Experiences and Perceptions of Default Nudges
Of the many challenges we face as individuals and as a society, several of the most important and hardest ones are behavioral. We often know what needs to be done to solve an issue, but struggle to put this knowledge into practice. It is the case for tackling global warning, just as it is for tackling the COVID-19 pandemic. Insights from psychology and other behavioral sciences are increasingly often used by policymakers to design interventions that promote behavior change in domains such as health, personal finance, and environmental protection. The approach is sometimes referred to as “nudging”, likening the intervention to a gentle nudge in the desired direction. Proponents of nudging maintain that nudges are cost-effective policy instruments that respect people’s freedom of choice. Critics, however, argue that the approach fails on both grounds. In this thesis, I argue that how people perceive and experience nudge interventions is an underappreciated factor that can help assess, and potentially address, both effectiveness and ethical concerns. In the introduction, I outline a framework for how this can be the case. Specifically, I propose that people’s perceptions and experiences are relevant to assessing (1) the ethics of nudging, (2) the net effect of nudging, and that they may (3) be moderators of the success of nudges influencing behavior. I then present three empirical studies (nine sub-studies, total N = 5171) that used online experiments to assess how people perceive and experience being subjected to nudges. In contrast to the majority of similar research, the present studies primarily subjected participants to nudges first-hand. That is, participants did not rate descriptions of nudges, but engaged in choice tasks first hand before assessing the intervention. Results indicated that people subjected to default nudges: experienced themselves as highly, and not less, autonomous and satisfied with their choices (Study I); found the use of the nudge to be fair, though less fair than no nudge (Study II); and favorably perceived a choice architect using the nudge, and not less so than in the absence of a nudge (Study III). Additionally, the studies found that making the nudge increasingly transparent by disclosing its presence and expected effect to participants did not meaningfully change their experiences of choosing, but could either improve or worsen perceptions of the nudge depending on the circumstances of the evaluation. When participants were disclosed of the nudge after they had already made a choice, this was found to negatively affect their perceptions of the choice architect. Providing a nudge disclosure did not, however, influence participants’ propensity to act in line with the nudge. I conclude that the present findings paint a generally positive picture of how default nudges are perceived and experienced, but that more research is necessary to properly inform policy. I suggest that policymakers should routinely use measures of choice experiences as a guide when designing new nudge interventions. Nevertheless, as judged by the empirical evidence available at present, default nudges appear to be a viable form of intervention in relation to concerns about both their effectiveness and ethicality.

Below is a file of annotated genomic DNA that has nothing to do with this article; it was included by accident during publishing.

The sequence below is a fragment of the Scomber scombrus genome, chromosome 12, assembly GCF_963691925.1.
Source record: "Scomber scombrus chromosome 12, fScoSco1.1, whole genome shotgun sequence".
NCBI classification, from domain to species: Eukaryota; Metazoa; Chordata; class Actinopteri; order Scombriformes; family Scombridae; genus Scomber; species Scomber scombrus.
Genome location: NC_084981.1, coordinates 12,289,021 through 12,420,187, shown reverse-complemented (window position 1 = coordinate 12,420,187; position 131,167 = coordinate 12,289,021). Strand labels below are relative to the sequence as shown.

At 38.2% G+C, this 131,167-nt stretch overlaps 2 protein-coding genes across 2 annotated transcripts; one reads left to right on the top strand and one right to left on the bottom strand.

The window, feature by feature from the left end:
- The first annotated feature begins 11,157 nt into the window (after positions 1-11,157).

Parts of work
I. Michaelsen, P., Johansson, L-O., & Hedesström, M. (2021). Experiencing default nudges: Autonomy, manipulation, and choice-satisfaction as judged by people themselves. Behavioural Public Policy. Advance online publication. ::doi::10.1017/bpp.2021.5II. Michaelsen, P., Nyström, L., Luke, T. J., Johansson, L-O., & Hedesström, M. (2021). Are default nudges deemed fairer when they are more transparent? People’s judgments depend on the circumstance of the evaluation. Unpublished manuscript. ::doi::10.31234/osf.io/5knx4III. Michaelsen, P., Nyström, L., Luke, T. J., & Hedesström, M. (2021). Downstream consequences of disclosing defaults: Influences on perceptions of choice architects and subsequent behavior. Manuscript granted in-principle acceptance by Comprehensive Results in Social Psychology.
Doctor of Philosophy
Göteborgs universitet. Samhällsvetenskapliga fakulteten
University of Gothenburg. Faculty of Social Sciences
Department of Psychology ; Psykologiska institutionen
Fredagen den 10 september 2021, klockan 10:00, sal F1, Psykologiska institutionen, Haraldsgatan 1, Göteborg.
Date of defence
1101-718X Avhandling/Göteborgs universitet, Psykologiska inst